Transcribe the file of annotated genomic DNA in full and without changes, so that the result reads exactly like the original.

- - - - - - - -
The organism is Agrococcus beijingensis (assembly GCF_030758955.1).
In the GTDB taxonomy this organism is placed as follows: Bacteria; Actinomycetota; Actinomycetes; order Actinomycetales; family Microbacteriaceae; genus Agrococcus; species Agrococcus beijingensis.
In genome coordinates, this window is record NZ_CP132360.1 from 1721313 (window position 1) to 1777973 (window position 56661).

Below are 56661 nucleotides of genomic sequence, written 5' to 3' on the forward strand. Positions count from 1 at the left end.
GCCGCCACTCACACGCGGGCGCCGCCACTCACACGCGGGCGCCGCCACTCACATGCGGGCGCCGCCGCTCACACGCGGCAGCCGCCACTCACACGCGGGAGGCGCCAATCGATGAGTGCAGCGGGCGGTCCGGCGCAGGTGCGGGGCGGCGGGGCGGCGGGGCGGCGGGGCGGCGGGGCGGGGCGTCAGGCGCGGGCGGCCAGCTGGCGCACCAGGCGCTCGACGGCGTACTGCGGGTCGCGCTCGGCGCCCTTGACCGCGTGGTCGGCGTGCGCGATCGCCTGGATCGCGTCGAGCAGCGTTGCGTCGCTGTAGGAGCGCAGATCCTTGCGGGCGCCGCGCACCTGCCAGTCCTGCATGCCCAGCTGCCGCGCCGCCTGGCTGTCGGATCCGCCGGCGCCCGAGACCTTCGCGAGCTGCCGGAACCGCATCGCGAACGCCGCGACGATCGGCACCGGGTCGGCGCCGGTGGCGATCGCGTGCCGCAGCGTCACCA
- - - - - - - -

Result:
The organism is Agrococcus beijingensis (assembly GCF_030758955.1).
In the GTDB taxonomy this organism is placed as follows: Bacteria; Actinomycetota; Actinomycetes; order Actinomycetales; family Microbacteriaceae; genus Agrococcus; species Agrococcus beijingensis.
In genome coordinates, this window is record NZ_CP132360.1 from 1721313 (window position 1) to 1777973 (window position 56661).

Below are 56661 nucleotides of genomic sequence, written 5' to 3' on the forward strand. Positions count from 1 at the left end.
GCCGCCACTCACACGCGGGCGCCGCCACTCACACGCGGGCGCCGCCACTCACATGCGGGCGCCGCCGCTCACACGCGGCAGCCGCCACTCACACGCGGGAGGCGCCAATCGATGAGTGCAGCGGGCGGTCCGGCGCAGGTGCGGGGCGGCGGGGCGGCGGGGCGGCGGGGCGGCGGGGCGGGGCGTCAGGCGCGGGCGGCCAGCTGGCGCACCAGGCGCTCGACGGCGTACTGCGGGTCGCGCTCGGCGCCCTTGACCGCGTGGTCGGCGTGCGCGATCGCCTGGATCGCGTCGAGCAGCGTTGCGTCGCTGTAGGAGCGCAGATCCTTGCGGGCGCCGCGCACCTGCCAGTCCTGCATGCCCAGCTGCCGCGCCGCCTGGCTGTCGGATCCGCCGGCGCCCGAGACCTTCGCGAGCTGCCGGAACCGCATCGCGAACGCCGCGACGATCGGCACCGGGTCGGCGCCGGTGGCGATCGCGTGCCGCAGCGTCACCA